Why Choose Diversity Training?
27th September 2013
In our latest “e-learning insights” post we look at the benefits and best practice of equality and diversity training.
Equality and diversity in the workplace have become increasingly important in recent years. While it would be nice to think that both of these aspects of working life would manage themselves in a modern-day environment, they sometimes require a bit of help. In many cases friction in the workplace is based much more on lack of understanding than on actual malice or prejudice.
The business case
Whilst some employers may find themselves criticised for spending on diversity training, the business benefits are numerous. Not only does it protect the company from potential legal issues, but it’ s also a proven model for profitability, which can be up to 30% higher than if no diversity training is carried out.
The creation of diversity in teams depends on the creation of a culture within the workplace to foster a happy workforce. According to a Harvard study, those companies with diversity at the top table are more likely to be more attuned to their customer needs and tend to be more creative when it comes to product design.
The importance of branding
Many companies ignore the importance of branding their learning products. Employees that learn on a fully-branded platform with company logos and colours are much more likely to apply themselves.
This is because the branding illustrates, on a psychological level, the importance of equality and diversity training to the company, further reinforcing the company ethos when it comes to the issue.
Written, online (self-study), online (tutor-led) or face-to-face?
While self-study courses are the most cost-effective, they are also the most open to being ignored. Even courses with a written assessment can lead to staff simply learning enough to scrape through and ignoring the rest. Tutor-led courses are obviously more expensive, particularly if travel is involved. However, the sophistication of today’s LMS and online learning technology drastically reduces the need to book trainers and classrooms.
General or tailored?
Equality and diversity is a wide-ranging topic and covers strands such as: gender, race and culture, religion and belief, sexual orientation, age and disability. These can be analysed still further, for example disability could cover common issues such as hearing impairments or speech impediments to more significant disabilities and physical or mental impairments.
Giving full training on all aspects of a diversity strand can be a time-consuming and expensive process. With this in mind, it may be appropriate to limit full training to certain staff, for example HR and senior management and to focus training for other employees on topics which are more directly relevant to them or provide unconscious bias training, something that we will discuss in more detail next week.
Obviously the general aim of all equality and diversity training is to promote equality and diversity in the workplace; however the specific outcomes of any course can vary:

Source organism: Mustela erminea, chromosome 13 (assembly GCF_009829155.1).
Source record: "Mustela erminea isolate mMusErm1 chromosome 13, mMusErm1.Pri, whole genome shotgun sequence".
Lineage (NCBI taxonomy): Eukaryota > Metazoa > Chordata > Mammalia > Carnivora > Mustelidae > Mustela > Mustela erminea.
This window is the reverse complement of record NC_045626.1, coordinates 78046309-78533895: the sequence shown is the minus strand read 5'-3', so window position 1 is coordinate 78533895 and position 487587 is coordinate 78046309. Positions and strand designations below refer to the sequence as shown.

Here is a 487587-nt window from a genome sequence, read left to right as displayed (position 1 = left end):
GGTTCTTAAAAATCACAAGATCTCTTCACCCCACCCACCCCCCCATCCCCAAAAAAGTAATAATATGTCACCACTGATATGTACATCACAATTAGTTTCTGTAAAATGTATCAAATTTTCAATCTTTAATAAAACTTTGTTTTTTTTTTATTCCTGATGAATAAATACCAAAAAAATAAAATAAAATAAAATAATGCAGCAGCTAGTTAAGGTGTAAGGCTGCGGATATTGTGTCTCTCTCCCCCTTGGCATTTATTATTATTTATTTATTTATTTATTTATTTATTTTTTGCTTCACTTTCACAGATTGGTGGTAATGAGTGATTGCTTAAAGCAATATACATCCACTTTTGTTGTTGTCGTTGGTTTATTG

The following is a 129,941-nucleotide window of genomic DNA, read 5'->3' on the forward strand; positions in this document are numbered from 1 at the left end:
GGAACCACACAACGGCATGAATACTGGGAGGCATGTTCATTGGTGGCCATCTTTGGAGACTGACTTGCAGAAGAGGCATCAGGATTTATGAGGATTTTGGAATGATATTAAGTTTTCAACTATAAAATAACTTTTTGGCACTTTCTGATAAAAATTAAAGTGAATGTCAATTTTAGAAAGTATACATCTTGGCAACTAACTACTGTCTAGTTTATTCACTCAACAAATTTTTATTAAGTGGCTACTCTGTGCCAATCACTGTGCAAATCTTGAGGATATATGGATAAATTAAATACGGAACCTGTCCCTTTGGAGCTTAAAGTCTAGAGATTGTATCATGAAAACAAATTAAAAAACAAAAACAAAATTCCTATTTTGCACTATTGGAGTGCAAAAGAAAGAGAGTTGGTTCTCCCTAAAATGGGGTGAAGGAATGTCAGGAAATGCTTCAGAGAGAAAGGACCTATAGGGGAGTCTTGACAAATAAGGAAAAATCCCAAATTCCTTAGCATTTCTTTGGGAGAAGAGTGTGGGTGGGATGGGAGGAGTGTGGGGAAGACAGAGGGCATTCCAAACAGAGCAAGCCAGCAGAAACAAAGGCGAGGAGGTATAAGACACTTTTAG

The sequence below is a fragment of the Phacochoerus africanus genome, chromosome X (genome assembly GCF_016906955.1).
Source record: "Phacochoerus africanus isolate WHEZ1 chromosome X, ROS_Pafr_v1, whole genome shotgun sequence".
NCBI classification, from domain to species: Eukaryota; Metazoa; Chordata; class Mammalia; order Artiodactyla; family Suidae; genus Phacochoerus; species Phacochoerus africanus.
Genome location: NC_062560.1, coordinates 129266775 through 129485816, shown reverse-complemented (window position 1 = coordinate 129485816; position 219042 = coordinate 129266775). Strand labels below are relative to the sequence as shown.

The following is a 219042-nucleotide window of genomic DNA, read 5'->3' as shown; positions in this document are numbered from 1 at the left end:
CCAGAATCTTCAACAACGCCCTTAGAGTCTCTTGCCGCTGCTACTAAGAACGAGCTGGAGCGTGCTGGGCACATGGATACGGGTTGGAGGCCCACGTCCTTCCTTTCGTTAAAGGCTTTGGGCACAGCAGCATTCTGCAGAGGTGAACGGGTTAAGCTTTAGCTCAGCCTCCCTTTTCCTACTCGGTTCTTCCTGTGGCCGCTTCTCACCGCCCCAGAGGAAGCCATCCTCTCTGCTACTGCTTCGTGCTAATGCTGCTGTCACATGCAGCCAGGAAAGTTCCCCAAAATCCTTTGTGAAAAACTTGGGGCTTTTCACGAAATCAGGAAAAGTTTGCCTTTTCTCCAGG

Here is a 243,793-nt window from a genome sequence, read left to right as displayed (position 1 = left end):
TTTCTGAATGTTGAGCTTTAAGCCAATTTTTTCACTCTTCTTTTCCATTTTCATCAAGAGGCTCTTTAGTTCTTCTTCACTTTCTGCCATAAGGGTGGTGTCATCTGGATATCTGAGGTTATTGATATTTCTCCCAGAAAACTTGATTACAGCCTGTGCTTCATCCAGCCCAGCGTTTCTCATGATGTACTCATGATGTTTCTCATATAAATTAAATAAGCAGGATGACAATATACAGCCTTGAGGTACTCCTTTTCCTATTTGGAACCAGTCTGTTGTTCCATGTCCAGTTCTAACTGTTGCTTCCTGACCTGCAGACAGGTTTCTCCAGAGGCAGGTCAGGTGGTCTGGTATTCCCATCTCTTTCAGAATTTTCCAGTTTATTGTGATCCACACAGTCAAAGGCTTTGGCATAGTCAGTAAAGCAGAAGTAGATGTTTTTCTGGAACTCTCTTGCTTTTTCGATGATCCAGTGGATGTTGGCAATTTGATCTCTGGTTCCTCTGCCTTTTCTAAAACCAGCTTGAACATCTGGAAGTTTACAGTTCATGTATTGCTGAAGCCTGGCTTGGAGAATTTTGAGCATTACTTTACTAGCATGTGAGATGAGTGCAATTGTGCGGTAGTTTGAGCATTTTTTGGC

- a deeper understanding of the relevant laws and their implications for the way companies do business
- a set of general guidelines on the principles of equality and diversity
- specific examples of how to promote equality and diversity in the workplace or
- a combination of all of the above.
Again, the aim(s) of any training session should reflect business needs. While HR staff will definitely need to be familiar with the details of the law, it may be enough for managers, even senior ones, just to know the general principles, along with the key points of law and a framework on taking action when required, including when to seek guidance from subject-matter experts. For those without direct line management, responsibilities may be better served by training based on the practicalities of gender and diversity in the workplace.
The old education axiom is salience + repetition = learning. In other words, it helps a lot to follow through on training courses to ensure that staff continue to apply their learning.
The first and most obvious point to check is that the company as a whole is walking the walk as well as talking the talk. In short, companies can send their employees on countless courses, but unless the principles of equality and diversity are both applied and seen to be applied in the organisation, it’s likely to be a waste of time and money.
Secondly, it needs to be remembered that in an office environment, the need to re-enforce equality and diversity training is inevitably going to compete with a number of other demands, particularly an employee’s day-to-day work.
The lessons need to be bite sized and, ideally, genuinely relevant, they also need to be entertaining, interesting, motivating or contain engaging content perhaps through gamification. They don’t even need to be directly related to an individual’s job function or even the company, although it’s preferable if they are.
For example, news stories about Paralympians can re-enforce positive messages about working with people with disabilities. Running competitions is always a good way to get people’s attention and prizes don’t have to be big to be interesting. Occasional road-shows or public events help to bring a social aspect to learning.
Equality and diversity training can lead to a happy workforce that is content that not only do they feel protected from discrimination, but that they are working for a company with a good solid company ethos.
If you would like to find out more about our training courses please get in touch.